Earths in Crisis Week Kicks Off

Final Crisis is upon us, which just makes me want to reflect on past multiple worlds shenanigans...

One of my favorite comic book stories of all time, the Last Days was Golden Age comics expert Roy Thomas's fond farewell to some of the greatest heroes of the DC universe at a time when DC thought best to retire them because they had, in a sense, become redundant.

See, the Crisis on Infinite Earths had just happened and... need a primer on this? Ok. In a nutshell... (This is harder than I thought...) Um... Ok. It's like this: DC's been publishing since the 1930s, and since that time, they've also bought out a number of companies and their characters. So to use all those characters, an editor by the name of Julius Schwartz invented the concept of the DC multiverse. Most comics take place on Earth-1, see, but the World War II comics took place on Earth-2 (explains how Superman could "slap a Jap"!). The stuff DC bought would turn up on similar Earths, so Captain Marvel (Shazam!) was on Earth-S, the Charlton heroes on Earth-4, the Quality Comics heroes on Earth-X, and so on. In the mid-80s, a 12-issue mini-series called Crisis on Infinite Earths made all these worlds crash together - it was the end of the worlds. At the end, you had only one Earth, one history, one continuity, which included parts of each surviving universe.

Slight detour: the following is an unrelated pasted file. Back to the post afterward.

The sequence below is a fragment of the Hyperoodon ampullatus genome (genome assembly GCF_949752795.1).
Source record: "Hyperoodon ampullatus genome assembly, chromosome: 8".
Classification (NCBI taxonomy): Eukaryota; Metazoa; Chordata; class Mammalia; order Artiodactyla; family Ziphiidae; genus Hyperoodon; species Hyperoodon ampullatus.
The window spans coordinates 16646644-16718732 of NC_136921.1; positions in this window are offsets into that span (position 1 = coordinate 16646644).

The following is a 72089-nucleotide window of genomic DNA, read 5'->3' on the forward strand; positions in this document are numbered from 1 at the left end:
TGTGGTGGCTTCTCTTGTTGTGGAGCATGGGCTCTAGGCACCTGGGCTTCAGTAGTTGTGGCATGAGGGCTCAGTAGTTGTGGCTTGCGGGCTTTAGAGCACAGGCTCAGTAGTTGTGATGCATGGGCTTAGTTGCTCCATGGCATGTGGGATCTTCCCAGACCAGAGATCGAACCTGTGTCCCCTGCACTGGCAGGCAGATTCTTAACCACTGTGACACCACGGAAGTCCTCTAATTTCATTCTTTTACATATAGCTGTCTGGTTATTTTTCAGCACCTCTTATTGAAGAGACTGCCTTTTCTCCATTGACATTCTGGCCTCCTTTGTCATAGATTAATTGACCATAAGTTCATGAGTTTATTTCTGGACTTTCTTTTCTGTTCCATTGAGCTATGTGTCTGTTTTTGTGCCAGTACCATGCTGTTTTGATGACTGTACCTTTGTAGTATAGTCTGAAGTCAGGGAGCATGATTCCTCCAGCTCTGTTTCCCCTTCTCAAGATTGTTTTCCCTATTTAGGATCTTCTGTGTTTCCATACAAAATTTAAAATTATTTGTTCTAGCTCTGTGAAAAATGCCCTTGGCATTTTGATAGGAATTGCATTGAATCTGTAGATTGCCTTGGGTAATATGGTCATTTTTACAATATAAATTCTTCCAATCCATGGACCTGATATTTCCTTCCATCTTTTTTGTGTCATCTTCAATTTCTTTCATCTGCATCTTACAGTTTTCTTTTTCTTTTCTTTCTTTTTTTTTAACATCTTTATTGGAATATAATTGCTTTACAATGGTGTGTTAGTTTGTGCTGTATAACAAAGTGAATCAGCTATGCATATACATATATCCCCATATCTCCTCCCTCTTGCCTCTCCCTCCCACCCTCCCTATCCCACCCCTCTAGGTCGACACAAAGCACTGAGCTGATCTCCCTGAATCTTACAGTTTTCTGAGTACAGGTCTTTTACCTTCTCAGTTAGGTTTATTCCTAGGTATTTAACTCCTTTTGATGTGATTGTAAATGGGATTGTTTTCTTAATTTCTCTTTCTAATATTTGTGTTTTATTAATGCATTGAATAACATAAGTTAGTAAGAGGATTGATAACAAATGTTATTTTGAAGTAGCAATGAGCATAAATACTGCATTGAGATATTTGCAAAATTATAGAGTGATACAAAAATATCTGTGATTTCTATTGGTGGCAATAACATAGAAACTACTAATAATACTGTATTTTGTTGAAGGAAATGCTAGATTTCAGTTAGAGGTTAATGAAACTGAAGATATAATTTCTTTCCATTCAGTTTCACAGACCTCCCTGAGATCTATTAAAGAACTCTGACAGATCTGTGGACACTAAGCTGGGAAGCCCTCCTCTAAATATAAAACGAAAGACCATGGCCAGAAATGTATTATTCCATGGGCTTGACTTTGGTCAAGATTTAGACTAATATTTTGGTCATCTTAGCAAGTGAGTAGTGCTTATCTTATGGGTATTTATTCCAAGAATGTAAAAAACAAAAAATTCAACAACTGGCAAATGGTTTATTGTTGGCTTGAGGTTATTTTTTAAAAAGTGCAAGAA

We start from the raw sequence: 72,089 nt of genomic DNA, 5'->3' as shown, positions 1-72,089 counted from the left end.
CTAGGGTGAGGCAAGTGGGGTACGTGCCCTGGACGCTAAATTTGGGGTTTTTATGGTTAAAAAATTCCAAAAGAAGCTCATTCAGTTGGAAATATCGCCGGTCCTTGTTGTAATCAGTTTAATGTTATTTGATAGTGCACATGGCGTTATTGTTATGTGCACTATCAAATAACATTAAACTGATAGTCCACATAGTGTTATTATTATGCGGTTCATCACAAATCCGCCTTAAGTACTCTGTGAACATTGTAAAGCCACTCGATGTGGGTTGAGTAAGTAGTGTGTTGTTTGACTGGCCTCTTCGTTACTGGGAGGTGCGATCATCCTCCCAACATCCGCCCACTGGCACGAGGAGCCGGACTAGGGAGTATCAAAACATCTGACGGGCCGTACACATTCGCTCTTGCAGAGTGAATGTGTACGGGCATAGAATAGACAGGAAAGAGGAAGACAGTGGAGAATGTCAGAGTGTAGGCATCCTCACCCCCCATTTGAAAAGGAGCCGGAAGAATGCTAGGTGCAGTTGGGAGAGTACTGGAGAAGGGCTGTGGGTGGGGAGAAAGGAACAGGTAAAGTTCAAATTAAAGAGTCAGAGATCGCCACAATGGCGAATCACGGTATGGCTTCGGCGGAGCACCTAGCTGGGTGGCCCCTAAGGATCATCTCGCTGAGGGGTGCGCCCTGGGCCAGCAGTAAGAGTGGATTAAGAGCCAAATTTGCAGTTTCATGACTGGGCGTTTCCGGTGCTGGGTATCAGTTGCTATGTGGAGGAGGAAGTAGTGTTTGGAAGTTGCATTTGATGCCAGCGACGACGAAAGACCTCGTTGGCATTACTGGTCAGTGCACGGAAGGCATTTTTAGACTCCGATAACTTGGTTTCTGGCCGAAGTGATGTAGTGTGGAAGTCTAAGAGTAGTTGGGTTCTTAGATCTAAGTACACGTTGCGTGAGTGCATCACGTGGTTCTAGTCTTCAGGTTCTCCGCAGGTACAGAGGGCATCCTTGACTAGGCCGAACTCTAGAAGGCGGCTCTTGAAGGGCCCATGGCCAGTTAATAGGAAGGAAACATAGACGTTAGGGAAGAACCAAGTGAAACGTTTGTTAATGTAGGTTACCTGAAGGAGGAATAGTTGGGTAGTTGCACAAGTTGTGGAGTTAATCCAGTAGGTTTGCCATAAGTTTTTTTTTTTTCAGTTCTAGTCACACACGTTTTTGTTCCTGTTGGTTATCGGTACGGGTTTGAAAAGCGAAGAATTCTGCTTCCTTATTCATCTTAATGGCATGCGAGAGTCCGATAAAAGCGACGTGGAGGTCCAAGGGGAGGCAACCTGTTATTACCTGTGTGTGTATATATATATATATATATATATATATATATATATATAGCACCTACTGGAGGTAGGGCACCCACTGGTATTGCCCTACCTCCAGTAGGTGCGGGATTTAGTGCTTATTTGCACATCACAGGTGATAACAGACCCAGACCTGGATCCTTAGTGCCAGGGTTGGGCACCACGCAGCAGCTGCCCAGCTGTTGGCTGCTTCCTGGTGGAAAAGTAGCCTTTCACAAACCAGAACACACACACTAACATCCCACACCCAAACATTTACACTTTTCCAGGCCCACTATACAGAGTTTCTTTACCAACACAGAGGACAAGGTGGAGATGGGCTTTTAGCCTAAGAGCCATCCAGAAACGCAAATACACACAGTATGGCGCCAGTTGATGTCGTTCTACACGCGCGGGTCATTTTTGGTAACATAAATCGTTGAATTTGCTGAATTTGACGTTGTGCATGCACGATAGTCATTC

So suddenly, the World War II heroes really had fought in our own heroes' past, so our Flash must've been inspired by the Golden Age Flash, etc. Characters who simply survived unchanged from the 40s to the 60s just didn't exist in the past anymore, so any story with Superman, Batman and Wonder Woman in the 40s just never happened, or simply not in that way, possibly with other characters filling in. Confused yet?

The real confusing thing is that while many books were rebooted with totally new continuity right after Crisis (Superman and Wonder Woman being the most dramatic), some weren't (the Titans or Batman, for example, changed little), and some were only rebooted much later (like Hawkman, throwing all appearances between Crisis and his new series into confusion). My take is that at the end of Crisis, reality took a while to settle, and history kept changing for quite a few years as it tried to heal its wounds, erasing a character here, retconning events there. The Last Days of the JSA occurs in this post-Crisis chaos.